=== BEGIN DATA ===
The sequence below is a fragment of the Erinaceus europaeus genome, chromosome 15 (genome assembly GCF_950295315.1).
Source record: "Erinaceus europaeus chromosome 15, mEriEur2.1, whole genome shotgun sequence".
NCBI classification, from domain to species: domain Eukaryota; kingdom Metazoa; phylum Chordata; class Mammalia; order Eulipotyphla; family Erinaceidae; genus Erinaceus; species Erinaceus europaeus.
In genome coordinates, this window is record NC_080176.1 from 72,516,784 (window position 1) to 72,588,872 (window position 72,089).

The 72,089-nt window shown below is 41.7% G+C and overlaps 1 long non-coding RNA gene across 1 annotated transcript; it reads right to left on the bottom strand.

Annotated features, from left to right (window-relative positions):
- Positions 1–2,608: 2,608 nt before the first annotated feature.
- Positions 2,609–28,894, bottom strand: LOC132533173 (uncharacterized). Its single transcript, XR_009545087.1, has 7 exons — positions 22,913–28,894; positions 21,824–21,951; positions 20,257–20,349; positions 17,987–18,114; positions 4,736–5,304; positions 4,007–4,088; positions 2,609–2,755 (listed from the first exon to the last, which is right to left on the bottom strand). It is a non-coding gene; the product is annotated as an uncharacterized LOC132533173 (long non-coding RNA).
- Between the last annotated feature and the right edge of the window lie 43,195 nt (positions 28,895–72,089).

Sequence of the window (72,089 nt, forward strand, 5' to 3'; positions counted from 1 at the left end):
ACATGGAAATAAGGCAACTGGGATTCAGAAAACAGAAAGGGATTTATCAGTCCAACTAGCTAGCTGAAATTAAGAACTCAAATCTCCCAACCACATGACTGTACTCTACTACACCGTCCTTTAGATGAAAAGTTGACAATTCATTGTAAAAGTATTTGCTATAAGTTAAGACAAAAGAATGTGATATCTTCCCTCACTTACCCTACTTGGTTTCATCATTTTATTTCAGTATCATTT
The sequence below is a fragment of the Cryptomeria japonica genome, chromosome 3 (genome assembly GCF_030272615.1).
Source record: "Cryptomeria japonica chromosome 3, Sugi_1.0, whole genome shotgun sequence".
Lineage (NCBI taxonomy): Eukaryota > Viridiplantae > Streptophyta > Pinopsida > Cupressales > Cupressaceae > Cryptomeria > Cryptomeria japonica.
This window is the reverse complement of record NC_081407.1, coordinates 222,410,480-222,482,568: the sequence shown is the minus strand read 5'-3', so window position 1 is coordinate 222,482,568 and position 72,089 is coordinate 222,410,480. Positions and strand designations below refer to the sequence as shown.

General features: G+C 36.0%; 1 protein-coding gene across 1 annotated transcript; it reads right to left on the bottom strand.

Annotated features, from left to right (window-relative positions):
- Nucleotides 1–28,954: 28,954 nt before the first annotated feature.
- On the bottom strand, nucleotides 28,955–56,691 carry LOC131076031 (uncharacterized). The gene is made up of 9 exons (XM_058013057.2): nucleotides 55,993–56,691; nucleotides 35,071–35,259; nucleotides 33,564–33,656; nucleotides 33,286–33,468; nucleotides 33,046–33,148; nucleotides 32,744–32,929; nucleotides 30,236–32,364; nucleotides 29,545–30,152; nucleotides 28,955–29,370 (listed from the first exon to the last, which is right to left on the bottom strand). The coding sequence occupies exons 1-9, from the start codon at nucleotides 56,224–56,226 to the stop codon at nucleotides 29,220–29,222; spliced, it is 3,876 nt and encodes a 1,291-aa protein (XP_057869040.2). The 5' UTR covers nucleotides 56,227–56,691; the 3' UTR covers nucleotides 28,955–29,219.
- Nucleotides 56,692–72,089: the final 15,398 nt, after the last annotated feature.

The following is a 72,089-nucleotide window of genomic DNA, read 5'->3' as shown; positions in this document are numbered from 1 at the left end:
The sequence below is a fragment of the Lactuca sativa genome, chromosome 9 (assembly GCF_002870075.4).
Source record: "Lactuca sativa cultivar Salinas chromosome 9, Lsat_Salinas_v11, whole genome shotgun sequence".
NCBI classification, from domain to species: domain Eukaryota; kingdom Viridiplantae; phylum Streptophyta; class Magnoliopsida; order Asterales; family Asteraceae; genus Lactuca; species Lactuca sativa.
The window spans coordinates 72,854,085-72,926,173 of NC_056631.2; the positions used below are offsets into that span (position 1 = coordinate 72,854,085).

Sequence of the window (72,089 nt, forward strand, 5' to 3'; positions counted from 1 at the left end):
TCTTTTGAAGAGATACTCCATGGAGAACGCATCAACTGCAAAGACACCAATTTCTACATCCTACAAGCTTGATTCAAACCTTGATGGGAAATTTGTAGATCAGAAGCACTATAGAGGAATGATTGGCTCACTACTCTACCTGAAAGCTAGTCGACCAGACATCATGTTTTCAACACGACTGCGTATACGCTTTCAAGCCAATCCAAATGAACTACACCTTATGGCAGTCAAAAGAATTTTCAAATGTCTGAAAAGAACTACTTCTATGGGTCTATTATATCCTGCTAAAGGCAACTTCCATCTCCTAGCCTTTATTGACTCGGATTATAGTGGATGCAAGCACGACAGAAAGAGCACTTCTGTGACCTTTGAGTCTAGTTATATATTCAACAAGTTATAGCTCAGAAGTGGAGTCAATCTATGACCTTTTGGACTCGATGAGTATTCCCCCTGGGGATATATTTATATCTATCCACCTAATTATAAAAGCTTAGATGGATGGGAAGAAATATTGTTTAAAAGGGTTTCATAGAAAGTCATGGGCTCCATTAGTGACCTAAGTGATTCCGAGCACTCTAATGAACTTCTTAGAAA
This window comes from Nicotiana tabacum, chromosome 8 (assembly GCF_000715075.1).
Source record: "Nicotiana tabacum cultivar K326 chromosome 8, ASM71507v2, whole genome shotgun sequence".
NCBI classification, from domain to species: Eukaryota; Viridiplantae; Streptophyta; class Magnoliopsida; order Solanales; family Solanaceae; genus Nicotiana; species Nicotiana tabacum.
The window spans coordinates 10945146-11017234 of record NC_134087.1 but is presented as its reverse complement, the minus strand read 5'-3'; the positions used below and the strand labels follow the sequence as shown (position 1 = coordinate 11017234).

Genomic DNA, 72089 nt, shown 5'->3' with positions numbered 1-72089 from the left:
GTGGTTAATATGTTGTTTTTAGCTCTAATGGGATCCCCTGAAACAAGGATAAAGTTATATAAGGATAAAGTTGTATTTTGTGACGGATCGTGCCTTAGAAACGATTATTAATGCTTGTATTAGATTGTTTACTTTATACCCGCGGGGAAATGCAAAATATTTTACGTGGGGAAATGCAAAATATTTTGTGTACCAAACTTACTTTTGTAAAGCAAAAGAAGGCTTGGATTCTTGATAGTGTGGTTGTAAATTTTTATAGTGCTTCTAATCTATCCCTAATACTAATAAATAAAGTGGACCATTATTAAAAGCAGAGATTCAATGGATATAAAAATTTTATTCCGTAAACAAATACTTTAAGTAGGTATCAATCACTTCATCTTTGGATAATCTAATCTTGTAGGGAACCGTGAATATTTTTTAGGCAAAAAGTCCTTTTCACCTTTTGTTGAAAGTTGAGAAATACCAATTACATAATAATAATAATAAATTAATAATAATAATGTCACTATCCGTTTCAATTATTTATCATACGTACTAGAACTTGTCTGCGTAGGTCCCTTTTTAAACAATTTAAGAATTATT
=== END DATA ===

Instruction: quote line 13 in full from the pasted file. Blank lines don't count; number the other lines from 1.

Source record: "Cryptomeria japonica chromosome 3, Sugi_1.0, whole genome shotgun sequence".